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    Default Re: Re: Re: Re: Re: Overcontribute to RRSP?

    Originally posted by Nigel Mansell


    Don't listen to this guy, he is full of s h i t! You can only put in 21k for the 2009 tax year, any more than 2k over that limit and there are severe tax implications.


    Go back to your UK tax system, Nigel or learn to use google before calling someone out

    The maximum RRSP deduction limit for 2009 is $21,000. However, if you did not use all of your RRSP deduction limit for the years 1991-2009, you can carry forward the unused amount to 2009. Therefore, your RRSP deduction limit for 2009 may be more than $21,000.
    http://www.tax-services.ca/rrsp-canada.html

    This is the reason why some people like to save their contribution room and not use it until they are into higher/highest income bracket.

    And Tik Tok just confirm what I said, once you get maximum return for the year, there's no incentive to overcontribute other than the minimum effect of compound interest.

    Don't ever question an Asian about money and how to screw the government out of taxes.
    Last edited by Xtrema; 01-10-2010 at 12:55 PM.

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    Default Re: Re: Re: Re: Re: Re: Overcontribute to RRSP?

    Originally posted by Xtrema




    Go back to your UK tax system, Nigel or learn to use google before calling someone out



    http://www.tax-services.ca/rrsp-canada.html

    This is the reason why some people like to save their contribution room and not use it until they are into higher/highest income bracket.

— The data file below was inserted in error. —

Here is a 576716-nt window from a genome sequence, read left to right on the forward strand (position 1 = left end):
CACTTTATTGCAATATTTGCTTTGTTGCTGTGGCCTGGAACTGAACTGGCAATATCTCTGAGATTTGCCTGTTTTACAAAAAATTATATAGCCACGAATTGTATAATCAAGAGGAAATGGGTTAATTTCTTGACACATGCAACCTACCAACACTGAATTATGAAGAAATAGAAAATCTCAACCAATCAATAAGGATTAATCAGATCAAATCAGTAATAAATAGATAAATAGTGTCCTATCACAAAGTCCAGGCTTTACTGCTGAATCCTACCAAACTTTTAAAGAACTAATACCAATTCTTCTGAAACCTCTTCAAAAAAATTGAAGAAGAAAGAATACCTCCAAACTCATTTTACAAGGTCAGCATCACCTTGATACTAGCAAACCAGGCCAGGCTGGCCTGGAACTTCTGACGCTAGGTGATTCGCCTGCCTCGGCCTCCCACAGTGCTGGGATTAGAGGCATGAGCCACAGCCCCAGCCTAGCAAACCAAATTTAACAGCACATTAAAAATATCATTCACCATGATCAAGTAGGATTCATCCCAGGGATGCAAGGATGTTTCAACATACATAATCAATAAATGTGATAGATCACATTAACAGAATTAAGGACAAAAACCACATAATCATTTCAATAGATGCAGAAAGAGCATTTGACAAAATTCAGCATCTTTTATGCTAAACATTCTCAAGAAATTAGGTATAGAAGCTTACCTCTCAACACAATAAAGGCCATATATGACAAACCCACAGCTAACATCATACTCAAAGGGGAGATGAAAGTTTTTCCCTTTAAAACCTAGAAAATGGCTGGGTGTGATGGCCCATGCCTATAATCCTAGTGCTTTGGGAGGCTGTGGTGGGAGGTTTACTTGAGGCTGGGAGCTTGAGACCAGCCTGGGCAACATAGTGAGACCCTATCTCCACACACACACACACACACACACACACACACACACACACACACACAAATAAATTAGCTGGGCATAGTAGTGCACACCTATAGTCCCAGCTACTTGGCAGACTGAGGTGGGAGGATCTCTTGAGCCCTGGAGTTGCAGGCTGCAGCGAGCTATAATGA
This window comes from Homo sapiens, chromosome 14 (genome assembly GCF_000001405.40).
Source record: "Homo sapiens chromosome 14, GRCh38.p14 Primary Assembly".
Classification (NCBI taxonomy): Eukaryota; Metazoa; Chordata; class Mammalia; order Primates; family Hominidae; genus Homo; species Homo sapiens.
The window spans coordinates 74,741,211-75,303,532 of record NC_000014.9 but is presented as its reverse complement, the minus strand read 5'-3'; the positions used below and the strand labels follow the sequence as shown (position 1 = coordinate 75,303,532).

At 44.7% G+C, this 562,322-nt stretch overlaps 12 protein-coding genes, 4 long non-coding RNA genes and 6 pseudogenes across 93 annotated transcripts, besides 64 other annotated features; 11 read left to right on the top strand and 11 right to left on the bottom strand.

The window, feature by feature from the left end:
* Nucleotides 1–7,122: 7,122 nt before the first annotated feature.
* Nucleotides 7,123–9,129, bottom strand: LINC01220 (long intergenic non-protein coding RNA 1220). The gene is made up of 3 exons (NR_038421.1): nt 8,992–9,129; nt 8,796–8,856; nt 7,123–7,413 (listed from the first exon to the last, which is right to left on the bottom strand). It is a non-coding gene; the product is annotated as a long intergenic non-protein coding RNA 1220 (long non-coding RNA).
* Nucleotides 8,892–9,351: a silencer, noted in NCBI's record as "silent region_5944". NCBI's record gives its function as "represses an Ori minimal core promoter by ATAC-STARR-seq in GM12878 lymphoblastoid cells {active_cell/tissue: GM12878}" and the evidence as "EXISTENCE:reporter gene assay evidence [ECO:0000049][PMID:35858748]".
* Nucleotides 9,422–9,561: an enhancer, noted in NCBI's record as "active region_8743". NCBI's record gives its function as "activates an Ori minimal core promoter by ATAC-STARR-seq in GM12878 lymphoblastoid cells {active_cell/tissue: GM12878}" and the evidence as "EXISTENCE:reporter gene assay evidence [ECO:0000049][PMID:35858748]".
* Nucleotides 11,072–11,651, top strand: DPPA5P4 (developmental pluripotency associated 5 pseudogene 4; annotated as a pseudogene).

And Tik Tok just confirm what I said, once you get maximum return for the year, there's no incentive to overcontribute other than the minimum effect of compound interest.

    Don't ever question an Asian about money and how to screw the government out of taxes.
    \

    Fair enough, I'm man enough to admit when I'm wrong.

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    Got a dumb question and didn't want to start a new thread.

    Let's say I have 50k contribution room for 2020 NoA.

    From March to Dec 2020, my RRSP receipt shows $45k.

    Is my contribution limit from Jan to Feb 2021 $5k in order not to "overcontribute" since I need to report that on the 2020 tax year, or is it a grey area where it's a combination of the $5k remaining and estimated lesser 18% of the deduction limit for 2021?

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    Quote Originally Posted by Disoblige View Post
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    Got a dumb question and didn't want to start a new thread.

    Let's say I have 50k contribution room for 2020 NoA.

    From March to Dec 2020, my RRSP receipt shows $45k.

    Is my contribution limit from Jan to Feb 2021 $5k in order not to "overcontribute" since I need to report that on the 2020 tax year, or is it a grey area where it's a combination of the $5k remaining and estimated lesser 18% of the deduction limit for 2021?
    It's $5k. Reasonably confident I'm right.
    As an aside, over contributing isn't that big a deal by a little bit and only for 1-2 years. I fucked up by a lot for 3 years and it wasn't a huge deal to fix. Maybe I was just lucky.
    *Not engineering advise

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    Over contributing by a small amount is no big deal, but no benefit. Better to take any extra and just cram into TFSA.
    Silly people focus on the math.

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    Quote Originally Posted by Disoblige View Post